About the artist(s)
Swedish-born Eva Marta Camilla Griehsel Vearncombe won a place in the prestigious Adolf Frederik Musik School in Stockholm at the age of ten. Her late teens saw her singing in a Baptist church choir in Virginia, USA, busking in a Sweet Adeline group in Stockholm’s Old Town, and entertaining holidaymakers in Gran Canaria and skiers in Switzerland. Camilla was in chart-topping Norwegian pop group ‘One 2 Many’ in her early twenties, but became disillusioned with the pop music business. She left the band to further her vocal education by working with voice coaches from the opera world, including a spell at the Metropolitan Opera in New York.
Highlights from Camilla’s conversation with The Enormity of Now are below.
Who are you and what do you do?
I’m Camilla Grieshel. I’m 55 years old, I have three children. I’ve lived in Ireland for 18 years and I love it. I’m a widow – that’s been quite formative in the last five years. I’m a mother, grandmother, and then I’m a singer. When I’m with my grandchildren, the whole world disappears, it’s just them.
I would say that I’ve been a singer since…forever. At the age of five was the first time I remember singing in front of people and that having an effect on them. It made me happy and made them happy. Since then, I’ve been a singer in some shape or form. I know I feel well when I sing. I hope it makes others feel well, too. It’s a great connector.
How did you get here?
It feels like I’ve been through many different lives. I’ve traveled with my voice all around the place, having met loads of different people everywhere.
I had a time where I felt very sure of my voice, from an early age. But then I came to London and did a stint as a pop star, and lost a lot of confidence as a singer. Sounds very dramatic, but I felt like I’d sold my soul as well. I wasn’t singing what I liked and I wasn’t heard the way I wanted to be. So I stopped doing that and started to commit to training my voice. Again, I was very lost. I couldn’t find my own voice with the teachers I was working with. I found it difficult to sing high, and the battle with it went on for a while.
I was, on the sly, singing with my husband. I was told not to tell people I was singing pop at the same time. I enjoyed it but didn’t inhabit it. I started singing then here, in the place where I felt comfortable and it was here (Ireland) that I decided to do my Masters when I was 49. That’s when I could finally give myself time to think my thoughts to the end. I had a teacher who helped me find my voice and I finally felt grown up enough to take myself on. A new environment, very liberating.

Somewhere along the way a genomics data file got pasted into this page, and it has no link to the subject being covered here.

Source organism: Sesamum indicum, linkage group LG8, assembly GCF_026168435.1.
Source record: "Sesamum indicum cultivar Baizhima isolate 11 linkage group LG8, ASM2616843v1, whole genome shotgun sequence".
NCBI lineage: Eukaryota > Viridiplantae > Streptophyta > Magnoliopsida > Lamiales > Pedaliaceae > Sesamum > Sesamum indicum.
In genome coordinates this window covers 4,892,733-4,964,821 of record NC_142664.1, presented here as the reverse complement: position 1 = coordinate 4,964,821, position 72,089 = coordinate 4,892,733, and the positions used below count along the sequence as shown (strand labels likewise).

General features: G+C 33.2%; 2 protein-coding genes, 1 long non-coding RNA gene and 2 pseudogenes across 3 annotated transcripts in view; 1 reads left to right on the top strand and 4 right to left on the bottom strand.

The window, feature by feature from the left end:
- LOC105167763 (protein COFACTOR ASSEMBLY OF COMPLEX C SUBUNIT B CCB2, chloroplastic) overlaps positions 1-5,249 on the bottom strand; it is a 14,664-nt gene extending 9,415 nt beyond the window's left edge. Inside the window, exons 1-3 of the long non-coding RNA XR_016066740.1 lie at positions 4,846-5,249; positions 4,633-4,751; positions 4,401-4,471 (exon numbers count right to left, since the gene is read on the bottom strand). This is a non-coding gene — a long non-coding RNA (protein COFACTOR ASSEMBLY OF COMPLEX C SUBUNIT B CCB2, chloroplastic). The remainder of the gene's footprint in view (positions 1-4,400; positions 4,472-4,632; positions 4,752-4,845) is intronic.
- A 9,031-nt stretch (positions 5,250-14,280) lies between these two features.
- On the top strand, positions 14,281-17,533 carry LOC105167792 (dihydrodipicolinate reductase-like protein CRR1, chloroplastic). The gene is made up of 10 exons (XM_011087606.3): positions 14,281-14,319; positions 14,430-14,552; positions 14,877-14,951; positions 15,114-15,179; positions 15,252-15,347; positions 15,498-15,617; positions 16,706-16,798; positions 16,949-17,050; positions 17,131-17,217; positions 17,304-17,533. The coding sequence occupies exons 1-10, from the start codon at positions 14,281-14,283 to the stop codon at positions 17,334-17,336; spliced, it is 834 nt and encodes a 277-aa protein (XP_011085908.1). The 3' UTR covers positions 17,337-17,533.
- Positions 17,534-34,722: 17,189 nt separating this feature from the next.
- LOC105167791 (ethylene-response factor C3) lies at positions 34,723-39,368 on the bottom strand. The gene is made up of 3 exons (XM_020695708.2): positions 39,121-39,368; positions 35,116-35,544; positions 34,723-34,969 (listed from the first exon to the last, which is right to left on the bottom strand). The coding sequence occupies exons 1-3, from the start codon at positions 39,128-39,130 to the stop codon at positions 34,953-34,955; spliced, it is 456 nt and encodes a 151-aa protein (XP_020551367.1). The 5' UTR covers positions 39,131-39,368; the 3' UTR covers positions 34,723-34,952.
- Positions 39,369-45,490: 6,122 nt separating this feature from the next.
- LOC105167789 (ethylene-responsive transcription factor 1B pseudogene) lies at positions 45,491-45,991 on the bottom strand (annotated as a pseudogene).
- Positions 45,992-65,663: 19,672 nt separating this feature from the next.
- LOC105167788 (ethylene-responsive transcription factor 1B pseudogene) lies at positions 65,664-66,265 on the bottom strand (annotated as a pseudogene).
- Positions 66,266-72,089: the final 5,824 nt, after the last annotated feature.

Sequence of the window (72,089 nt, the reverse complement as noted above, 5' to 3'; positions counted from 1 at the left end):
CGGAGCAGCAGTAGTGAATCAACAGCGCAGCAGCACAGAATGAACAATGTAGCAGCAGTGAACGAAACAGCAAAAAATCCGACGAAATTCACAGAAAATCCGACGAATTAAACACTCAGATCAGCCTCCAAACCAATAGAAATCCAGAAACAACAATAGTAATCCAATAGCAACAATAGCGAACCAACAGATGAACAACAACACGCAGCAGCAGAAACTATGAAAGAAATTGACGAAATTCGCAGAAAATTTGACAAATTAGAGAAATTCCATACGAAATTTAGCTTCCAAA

How has the journey of your art/career engaged your voice – personally, artistically, politically?
My voice has always helped me through difficult times. I’ve sung at funerals in the knowledge that I can facilitate something for other people. Artistically, my voice is coming into its own more and more. I’m singing from a different place. I only ever sing things now that I adore.
Not so much politically, but more spiritually, I have felt the power of the human voice. I’ve seen grown men cry because of it. There’s a veil that disappears. The voice opens up a huge motorway into their hearts. It’s so, so important. The human voice can create so much more harmony in the world.
What is the voice that you found while finding your voice?
It’s my voice, it’s my essence. The voice that I have found now… I can put it out there without any shame.
Swedish born Eva Marta Camilla Griehsel Vearncombe won a place in the prestigious Adolf Frederik Musik School in Stockholm at the age of ten. Her late teens saw her singing in a Baptist church choir in Virginia, USA, busking in a Sweet Adeline group in Stockholm’s Old Town, and entertaining holiday makers in Gran Canaria and skiers in Switzerland.
Camilla was in chart-topping Norwegian pop group ‘One 2 Many’ in her early twenties, but became disillusioned with the pop music business. She left the band to further her vocal education by working with voice coaches from the opera world, including a spell at the Metropolitan Opera in New York. She has performed in a variety of soprano roles including Pamina, Countess Almaviva, Donna Elvira with Opera Box and Almaviva Opera. She also originated the leading role of Leah in The Dybbuk, the first ever opera in Yiddish, which was performed in Tel Aviv by Opera Nodedet.
In 2003 she went to Lima, Peru to record an album, ‘Rum and Chocolate’ with legendary percussionist Julio ‘Chocolaté’ Algendones and guitarist Andres Prado. Following the release of the album, Camilla who was by now a mother of three and living with her professional musician husband, Colin Vearncombe (pka Black), moved the family from London to West Cork.
In 2013 Camilla performed the lead in Astor Piazzola’s Maria de Buenos Aires opera, at Cork Opera House. 2018 saw the launch of Mamasongue, Camilla’s two-hour stage show featuring songs from across the world. To date, the show has been performed at the Everyman, Cork and the Tallacht Civic Theatre, Dublin as part of the Mother Tongues festival in 2020. Also, in that year, she sang the role of Antigone in Roger Doyle’s electronic opera iGirl with libretto by Marina Carr.